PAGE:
In a larger sense, and I have thought this ever since my first time in China in 1979, China and the United States are obviously very different, but in some weird ways, they are similar too. Both are very large, powerful nations. Both have populations that tend to be nationalistic and isolationist, because they live in big countries and don’t necessarily have experience with other countries, unless they live in border regions. The governments and ruling classes in both countries are concerned with monopolizing information and power. It’s expressed very differently, of course, but it’s hard to avoid concluding that we both live in systems ruled by small, powerful oligarchies that don’t answer to the same rules as most of us, and don’t necessarily have the best interests of the needs of the many in mind.

I wish that it weren’t so, and I hope that our more egalitarian impulses can overcome these tendencies.

Danwei: When you were writing the book, were you conscious of the rapid change going on here, and did you need to adjust your story?
Absolutely. You know, I visit China as often as I can. I wrote the book primarily in 2006-2007, but I revised constantly, and even after the book was sold, continued to update up until the book went to press. I knew when I was writing that the book needed to be after the 2008 Olympics—that was such an overriding event in Beijing that any story set in the immediate lead-up to the Olympics would have to deal with the Games, and I didn’t want to get into that. Also, a large portion of the novel takes place in the earlier days of the Iraq War, and I needed a certain amount of time between that and the “present day” plot for character development. So I finally settled on April 2010 as the setting. I had no idea at the time that the book would be published very close to that date!

So I had to keep checking and changing things. As an example, I originally had Xiali taxis in Beijing. By 2010, those were pretty much gone! So that got changed. I don’t even want to tell you about the amount of angst I went through trying to keep on top of the iPhone situation.

Danwei: Could you outline the main themes of the novel, in your own words?
LB: Well, there are a few.

Central to the novel is the importance of community, and how do we have meaningful communities when everything is for sale, and this happens in a global economy? I thought about this a lot in terms of Beijing, where modernization has swept away traditional neighborhoods and replaced them with anonymous high rises. Sure, there were a lot of problems in the old hutong areas, and I totally understand the need and desire for central heating and modern plumbing and all of that. But something is inevitably lost as well. To me, what “community” really means is a sense of connection: to people, to a place, to human-scale institutions. In many cases we’ve lost that sense of connection in the real, physical world, so in Rock Paper Tiger, people seek it in the virtual world, in online games and online communities. I’m not sure that those are an actual substitute for real-life neighborhoods, but virtual communities enable us to find common ground across distance and nationalities, and this I think is very interesting and important.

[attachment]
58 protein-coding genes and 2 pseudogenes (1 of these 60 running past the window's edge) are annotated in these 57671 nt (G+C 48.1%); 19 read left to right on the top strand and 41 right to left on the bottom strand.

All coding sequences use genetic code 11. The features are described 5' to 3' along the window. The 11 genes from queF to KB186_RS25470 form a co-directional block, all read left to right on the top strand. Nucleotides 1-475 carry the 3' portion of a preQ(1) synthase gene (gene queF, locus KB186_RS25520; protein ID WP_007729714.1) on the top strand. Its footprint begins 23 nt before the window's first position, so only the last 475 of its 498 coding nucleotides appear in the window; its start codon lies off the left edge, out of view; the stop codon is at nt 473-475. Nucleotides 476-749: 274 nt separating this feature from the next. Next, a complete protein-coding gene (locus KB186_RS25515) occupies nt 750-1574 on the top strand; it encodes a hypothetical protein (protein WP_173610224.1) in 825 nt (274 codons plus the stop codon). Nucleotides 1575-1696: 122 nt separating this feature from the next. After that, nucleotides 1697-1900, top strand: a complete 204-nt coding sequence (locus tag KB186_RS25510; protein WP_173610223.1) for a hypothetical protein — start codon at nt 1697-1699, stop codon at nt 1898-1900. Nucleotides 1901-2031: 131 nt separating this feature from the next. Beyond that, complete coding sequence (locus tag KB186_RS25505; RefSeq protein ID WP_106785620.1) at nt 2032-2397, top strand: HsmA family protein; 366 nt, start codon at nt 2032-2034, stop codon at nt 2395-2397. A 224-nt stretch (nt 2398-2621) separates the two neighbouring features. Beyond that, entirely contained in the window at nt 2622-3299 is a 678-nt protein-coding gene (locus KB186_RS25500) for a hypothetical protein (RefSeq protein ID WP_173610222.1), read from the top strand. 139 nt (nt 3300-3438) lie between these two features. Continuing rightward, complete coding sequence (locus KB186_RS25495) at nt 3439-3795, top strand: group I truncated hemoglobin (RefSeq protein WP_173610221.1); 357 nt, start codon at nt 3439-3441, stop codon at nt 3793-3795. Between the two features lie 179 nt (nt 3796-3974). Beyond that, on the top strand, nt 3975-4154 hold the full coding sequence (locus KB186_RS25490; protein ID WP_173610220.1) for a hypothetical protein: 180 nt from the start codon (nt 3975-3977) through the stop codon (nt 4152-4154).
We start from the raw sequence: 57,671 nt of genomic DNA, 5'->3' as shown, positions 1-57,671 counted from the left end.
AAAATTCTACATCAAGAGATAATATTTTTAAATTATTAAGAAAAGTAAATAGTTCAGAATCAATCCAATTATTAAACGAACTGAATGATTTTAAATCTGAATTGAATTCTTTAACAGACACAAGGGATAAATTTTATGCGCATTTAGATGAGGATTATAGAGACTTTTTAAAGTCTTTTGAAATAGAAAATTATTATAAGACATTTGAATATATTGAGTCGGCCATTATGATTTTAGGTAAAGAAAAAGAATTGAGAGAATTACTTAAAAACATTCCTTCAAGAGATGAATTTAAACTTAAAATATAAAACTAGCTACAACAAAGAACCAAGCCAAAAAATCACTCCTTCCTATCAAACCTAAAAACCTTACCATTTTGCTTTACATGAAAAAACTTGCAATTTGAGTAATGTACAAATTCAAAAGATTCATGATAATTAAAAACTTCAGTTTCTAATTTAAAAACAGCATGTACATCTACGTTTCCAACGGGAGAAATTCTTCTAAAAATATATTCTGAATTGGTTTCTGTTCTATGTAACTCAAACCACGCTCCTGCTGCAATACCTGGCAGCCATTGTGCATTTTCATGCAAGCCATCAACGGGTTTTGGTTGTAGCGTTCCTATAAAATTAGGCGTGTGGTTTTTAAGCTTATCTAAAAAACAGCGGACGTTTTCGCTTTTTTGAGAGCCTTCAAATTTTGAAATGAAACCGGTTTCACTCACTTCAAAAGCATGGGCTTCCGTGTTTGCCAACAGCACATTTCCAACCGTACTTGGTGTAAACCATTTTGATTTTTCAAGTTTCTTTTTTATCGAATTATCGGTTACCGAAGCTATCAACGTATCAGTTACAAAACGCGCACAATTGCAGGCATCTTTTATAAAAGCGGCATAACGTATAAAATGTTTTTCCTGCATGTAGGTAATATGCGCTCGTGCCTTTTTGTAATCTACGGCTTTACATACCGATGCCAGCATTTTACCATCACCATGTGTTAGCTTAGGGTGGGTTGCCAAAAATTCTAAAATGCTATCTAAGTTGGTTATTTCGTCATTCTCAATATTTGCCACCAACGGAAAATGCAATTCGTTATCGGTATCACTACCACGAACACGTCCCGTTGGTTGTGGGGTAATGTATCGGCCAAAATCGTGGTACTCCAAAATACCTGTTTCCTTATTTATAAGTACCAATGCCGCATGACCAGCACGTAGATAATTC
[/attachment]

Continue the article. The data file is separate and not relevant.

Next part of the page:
Related to this is the question: how do you live a creative, meaningful and moral life in the face of all these powerful, impersonal forces?

That’s one theme. There are others, but I’d also like to emphasize that I tried to write a fun, exciting book that people would enjoy reading. It’s not heavy or didactic.

Danwei: The moral decline of expats in the book--is there something pointed there, or am I just imagining it?
LB: I wouldn’t say that the expats portrayed in Rock Paper Tiger are examples of a moral decline. I’d say that Ellie, the main character, is wounded and lost and feels betrayed, by her husband, by her own country. She didn’t choose to come to China, but she’s found a tenuous home among other fringe elements—both Chinese and expat—and a fragile sort of community. Ellie is a person who is moral at her core, and loyal, and like a lot of Chinese heroes, her loyalty is to her friends, even when she’s not sure who her real friends are and how deep the friendships go.

However, there is definitely a moral decline that I am concerned about in the book, and that is the decline and betrayal of what I believe are the best and most fundamental of American values: the rule of law, the rights of individuals, the presumption of innocence when accused of a crime. So the American expats in Rock Paper Tiger are wrestling with those issues, and some of them are definitely more moral than others!

Danwei: Are you thinking about another book? What's the genre if so? Will it be related to China?
LB: I’m working on another book, this time set in Mexico, about the drug war, political power, and another woman in over her head—a similar genre, quirky, existential suspense. After that, I definitely plan on returning to a China setting, and I already have a lot of ideas for that book. Primarily it will deal with the global environmental crisis, and some different responses to that. I’m really looking forward to it!